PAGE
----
It’s not that a fancy new car isn’t, you know, fancy and new. It’s what it can do to the budget of a resident with a low salary who likely carries a lot of medical school debt.
Cory Fawcett, MD, a retired general surgeon and author of The Doctors Guide to Eliminating Debt, learned that lesson as a second-year resident when his 14-year-old Oldsmobile started giving him more trouble than it was worth.
Blogging at personal finance website Physician on FIRE, Dr. Fawcett recalls the temptation to buy a new Mercedes: the luxurious test drive, the sense of confidence — even the pleasant sound of closing the door.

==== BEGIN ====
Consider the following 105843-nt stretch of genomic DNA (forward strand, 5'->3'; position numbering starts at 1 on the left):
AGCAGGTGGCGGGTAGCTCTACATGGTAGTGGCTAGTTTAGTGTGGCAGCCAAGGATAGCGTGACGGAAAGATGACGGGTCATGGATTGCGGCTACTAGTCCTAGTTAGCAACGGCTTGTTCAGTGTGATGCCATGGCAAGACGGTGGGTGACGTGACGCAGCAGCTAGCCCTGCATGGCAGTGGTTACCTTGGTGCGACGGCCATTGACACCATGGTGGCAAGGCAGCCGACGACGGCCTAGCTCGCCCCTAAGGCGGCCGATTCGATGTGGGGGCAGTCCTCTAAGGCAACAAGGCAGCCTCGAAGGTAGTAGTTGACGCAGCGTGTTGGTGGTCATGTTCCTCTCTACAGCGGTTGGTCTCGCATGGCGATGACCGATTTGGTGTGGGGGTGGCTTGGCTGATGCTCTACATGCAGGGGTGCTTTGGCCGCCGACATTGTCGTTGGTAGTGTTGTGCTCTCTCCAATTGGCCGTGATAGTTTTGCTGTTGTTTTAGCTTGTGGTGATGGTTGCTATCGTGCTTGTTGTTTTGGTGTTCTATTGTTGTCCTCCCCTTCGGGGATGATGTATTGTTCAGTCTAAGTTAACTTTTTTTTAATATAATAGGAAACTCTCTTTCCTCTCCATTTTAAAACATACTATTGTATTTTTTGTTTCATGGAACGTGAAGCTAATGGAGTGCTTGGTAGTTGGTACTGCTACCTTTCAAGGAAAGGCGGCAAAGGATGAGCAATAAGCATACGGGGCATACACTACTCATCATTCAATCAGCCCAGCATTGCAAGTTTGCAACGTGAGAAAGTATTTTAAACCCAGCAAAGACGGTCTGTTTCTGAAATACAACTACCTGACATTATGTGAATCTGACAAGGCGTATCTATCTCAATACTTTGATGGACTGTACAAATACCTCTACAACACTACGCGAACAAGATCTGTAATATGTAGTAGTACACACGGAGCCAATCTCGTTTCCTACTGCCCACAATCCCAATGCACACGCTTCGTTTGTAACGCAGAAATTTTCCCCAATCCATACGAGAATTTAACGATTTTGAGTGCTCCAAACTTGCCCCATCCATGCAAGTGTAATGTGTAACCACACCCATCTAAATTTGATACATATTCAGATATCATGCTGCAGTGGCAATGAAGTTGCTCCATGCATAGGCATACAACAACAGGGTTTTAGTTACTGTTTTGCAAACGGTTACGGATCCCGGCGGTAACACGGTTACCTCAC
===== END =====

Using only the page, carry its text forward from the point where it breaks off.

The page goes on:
Then reality sank in: He and his wife had agreed to live on one of their salaries and save the other one. The new car would make that impossible. The monthly payments, over the life of the loan, would add massive interest to the cost of the vehicle.
The couple thought better of it and wound up buying a year-old Taurus at one-third the price.
With medical school graduates carrying an average of about $200,000 in educational debt today, Dr. Fawcett urges extreme caution with auto purchases.
“If you need to borrow the money to buy the car, you can’t afford that car,” he writes. “Buy the car of your income, not the car of your dreams.”